[Note that this game has now moved to near Stratford]
Outside the room
I really didn’t know what to expect with Trapped in a Room with a Zombie. Was it going to be an escape room like any other? Was it going to have a zombie that I believed in? Was it even going to be fun? More of that later, so let’s get on with the lead up…
The first challenge was to find the venue – although it was situated right on the main thoroughfare of Tottenham Court Rd, we walked right past it. Twice. There was little to make it obvious that a small door in the wall would lead to a zombie infested laboratory, but then, who’d want to advertise that fact… [Note: it’s since changed ownership and venue, so hopefully a little easier to find!].
Up a couple of flights of stairs, we found ourselves in the gutted remains of what was once Foyles, the bookshop, with a couple of signs reassuring us that we’d come to the right place. Before we knew it, we were greeted by an utterly mad scientist, who played his part to perfection. He briefed us on the room, got us to sign disclaimers (which, for once, seemed a reasonable precaution) and gave us name badges to stick on. I’d booked the whole room out, and dragged eleven friends along, but otherwise, I guess this was the opportunity for you to introduce yourselves and get a feeling for who’s to be trusted!
To add to the tension, the zombie in the room rattled chains all through the briefing, which really helped to get you in the mood from the get-go.
Dr Oxy has managed get himself turned into a zombie. In a moment of lucidity he chained himself up, but we managed to trap ourselves in the room with him, and now we’ve only got 60 minutes to escape before we become zombie fodder. For reasons that aren’t made clear, every five minutes he gets an extra foot of chain, so the clock really is ticking…
Inside the room
It’s always hard to write up a review of a room, without actually talking about the insides, but it’s even harder than usual with this one. There were several moments in the game which will stay with me for many years, but most I can’t tell you about without spoiling the game to some extent.
Needless to say, there was slightly more adrenaline than your average escape room. The zombie played their part to perfection – the speed with which they could move round the floor was phenomenal and there were several moments where I physically jumped in fright. That’s not to say it’s properly frightening, just scary in the same way as, say, playing “What’s the time Mr Wolf?” is – the moment when the wolf suddenly turns and chases you gets the heart pounding like mad. Dr Oxy’s assistant also hammed it up nicely, helping us along when necessary, but generally not getting in our way much at all.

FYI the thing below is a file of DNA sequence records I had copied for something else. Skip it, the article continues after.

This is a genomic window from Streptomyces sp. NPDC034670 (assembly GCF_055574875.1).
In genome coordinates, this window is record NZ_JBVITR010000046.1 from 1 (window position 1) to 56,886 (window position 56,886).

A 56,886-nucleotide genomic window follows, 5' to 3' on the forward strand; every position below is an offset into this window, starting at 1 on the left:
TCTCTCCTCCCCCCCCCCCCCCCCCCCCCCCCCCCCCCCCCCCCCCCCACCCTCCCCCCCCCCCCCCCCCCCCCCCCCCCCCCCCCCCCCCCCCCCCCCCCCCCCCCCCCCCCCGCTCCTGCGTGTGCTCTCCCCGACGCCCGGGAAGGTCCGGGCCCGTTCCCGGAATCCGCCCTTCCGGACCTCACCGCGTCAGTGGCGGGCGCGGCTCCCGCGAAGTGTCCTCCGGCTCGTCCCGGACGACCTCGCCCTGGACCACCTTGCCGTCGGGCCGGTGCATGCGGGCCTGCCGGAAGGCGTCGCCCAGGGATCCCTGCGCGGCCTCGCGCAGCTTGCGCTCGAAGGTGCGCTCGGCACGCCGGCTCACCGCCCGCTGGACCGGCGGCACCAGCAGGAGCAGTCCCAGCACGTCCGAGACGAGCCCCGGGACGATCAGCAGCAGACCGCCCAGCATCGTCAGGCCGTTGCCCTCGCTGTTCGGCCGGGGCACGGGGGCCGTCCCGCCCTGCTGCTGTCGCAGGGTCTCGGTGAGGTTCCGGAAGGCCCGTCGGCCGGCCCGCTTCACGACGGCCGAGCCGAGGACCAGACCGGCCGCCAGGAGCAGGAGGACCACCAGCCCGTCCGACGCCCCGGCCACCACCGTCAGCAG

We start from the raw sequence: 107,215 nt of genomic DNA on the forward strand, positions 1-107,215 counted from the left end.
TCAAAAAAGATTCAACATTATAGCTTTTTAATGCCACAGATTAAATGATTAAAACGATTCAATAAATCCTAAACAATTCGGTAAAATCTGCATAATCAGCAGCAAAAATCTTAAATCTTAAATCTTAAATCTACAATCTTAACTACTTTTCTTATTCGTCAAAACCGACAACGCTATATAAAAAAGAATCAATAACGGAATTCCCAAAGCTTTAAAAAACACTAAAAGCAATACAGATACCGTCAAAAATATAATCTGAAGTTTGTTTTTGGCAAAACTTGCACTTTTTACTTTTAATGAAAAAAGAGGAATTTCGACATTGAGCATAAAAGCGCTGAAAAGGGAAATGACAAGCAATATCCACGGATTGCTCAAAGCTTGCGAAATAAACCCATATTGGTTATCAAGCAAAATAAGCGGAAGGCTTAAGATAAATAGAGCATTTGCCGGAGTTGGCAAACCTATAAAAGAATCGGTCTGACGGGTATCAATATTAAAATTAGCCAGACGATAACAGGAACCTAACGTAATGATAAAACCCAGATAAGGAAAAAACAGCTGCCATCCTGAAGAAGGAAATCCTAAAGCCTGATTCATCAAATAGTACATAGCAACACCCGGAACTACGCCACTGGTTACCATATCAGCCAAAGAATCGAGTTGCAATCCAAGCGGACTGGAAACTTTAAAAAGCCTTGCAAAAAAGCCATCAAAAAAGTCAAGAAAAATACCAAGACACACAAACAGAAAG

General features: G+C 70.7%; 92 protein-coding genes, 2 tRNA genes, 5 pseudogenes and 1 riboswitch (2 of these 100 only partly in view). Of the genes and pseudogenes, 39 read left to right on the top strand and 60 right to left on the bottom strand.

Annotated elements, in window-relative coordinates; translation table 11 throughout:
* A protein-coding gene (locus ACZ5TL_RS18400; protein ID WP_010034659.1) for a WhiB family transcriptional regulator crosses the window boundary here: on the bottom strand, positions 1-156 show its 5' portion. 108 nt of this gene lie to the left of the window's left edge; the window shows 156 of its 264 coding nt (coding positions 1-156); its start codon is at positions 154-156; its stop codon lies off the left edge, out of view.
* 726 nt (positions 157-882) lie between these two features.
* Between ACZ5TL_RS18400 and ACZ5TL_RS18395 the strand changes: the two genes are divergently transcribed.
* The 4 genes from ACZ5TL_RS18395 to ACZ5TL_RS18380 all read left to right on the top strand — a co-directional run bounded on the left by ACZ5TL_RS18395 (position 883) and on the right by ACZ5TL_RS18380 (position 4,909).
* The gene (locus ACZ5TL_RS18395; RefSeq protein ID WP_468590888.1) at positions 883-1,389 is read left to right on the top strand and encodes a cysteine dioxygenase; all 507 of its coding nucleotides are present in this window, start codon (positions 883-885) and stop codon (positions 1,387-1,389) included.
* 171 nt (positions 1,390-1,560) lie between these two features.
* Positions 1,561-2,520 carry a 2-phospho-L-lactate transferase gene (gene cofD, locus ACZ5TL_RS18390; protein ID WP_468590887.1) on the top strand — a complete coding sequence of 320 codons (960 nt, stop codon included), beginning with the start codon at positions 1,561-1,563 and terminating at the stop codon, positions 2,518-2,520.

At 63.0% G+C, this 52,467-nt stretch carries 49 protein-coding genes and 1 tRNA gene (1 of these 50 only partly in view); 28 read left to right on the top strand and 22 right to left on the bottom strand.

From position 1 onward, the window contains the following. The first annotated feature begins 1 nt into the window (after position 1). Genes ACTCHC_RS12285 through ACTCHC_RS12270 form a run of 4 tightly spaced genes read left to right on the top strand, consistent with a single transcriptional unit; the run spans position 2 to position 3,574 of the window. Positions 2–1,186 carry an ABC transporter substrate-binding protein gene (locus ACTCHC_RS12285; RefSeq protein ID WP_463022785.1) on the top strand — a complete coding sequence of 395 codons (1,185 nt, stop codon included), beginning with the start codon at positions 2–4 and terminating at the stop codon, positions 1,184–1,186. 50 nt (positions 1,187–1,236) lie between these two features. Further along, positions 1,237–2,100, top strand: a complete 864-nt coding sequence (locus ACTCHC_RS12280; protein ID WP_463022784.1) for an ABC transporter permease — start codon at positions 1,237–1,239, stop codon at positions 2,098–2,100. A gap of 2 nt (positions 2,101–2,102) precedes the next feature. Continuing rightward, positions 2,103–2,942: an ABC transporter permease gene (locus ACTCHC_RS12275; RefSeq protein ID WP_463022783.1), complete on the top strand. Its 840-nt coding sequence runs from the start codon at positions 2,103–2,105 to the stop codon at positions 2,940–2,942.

The puzzles themselves were standard fare. There was one that was genuinely different, and in a another room I might really have enjoyed, but it required concentration, which was somewhat hard… In fact, one of my biggest complaints about the room is that it was hard to concentrate – with twelve people and a loud zombie, we spent a lot of our time trying, and failing, to communicate. Plus, with twelve people to communicate everything to, it took a while just to tell people that you were, say, looking for a particular item or type of code. It wasn’t until the pub afterwards that we started to piece it all back together. There were fantastic chains of conversations along the lines of “How did you open the drawer?”, “With the big golden key”, “Which big golden key?”, “The one inside the handbag”, “What handbag?”, “Oh dear…” (items changed to protect the puzzles).
One aspect that I found very interesting is how the zombie affects the playing area. As you’ll find out if you read the website, the zombie gets an extra foot of chain every five minutes. As you can imagine, the longer into the game you are, the more and more trapped you feel (happy memories of six of my team mates spreadeagled against a wall, inches from a snarling zombie!). That means you need to search some areas while you can, but it also means that some areas become more accessible, because the zombie can rove over more of the room, so you’re able to make forays into the gaps while they’re roaming. I won’t say more than that, because I don’t want to spoil things, but I think it’s an interesting angle, and I wonder how much they thought about that when designing the original game.
We got out with a few minutes remaining. Or at least nine of us did. Three got taken by the zombie. May they rest in peace. There followed a very long session in the pub afterwards to dissect our victory and share all the things that happened.
I thoroughly enjoyed this experience. While the puzzles weren’t anything to write home about, the experience was brilliant. Both hosts were phenomenally good, and we all came away with smiles on our faces. As I mentioned above, we booked out the whole room, but if you can’t get a full 12 people together, then you’ll want to think carefully about whether you’re the sort of person that enjoys interacting with strangers and how you’ll cope if you find one of them is difficult in some way.
Bottom line – I would heartily recommend this to people as long as they don’t mind a little bit of scariness and a lot of being chased by a zombie.
While the zombie got to eat brains, we opted for an Italian round the corner, Amalfi. Food was nothing special, and the service was horrifically slooooooow, so I can’t recommend. It’s Soho though, so you’ll probably find somewhere!
Detailed Room Ratings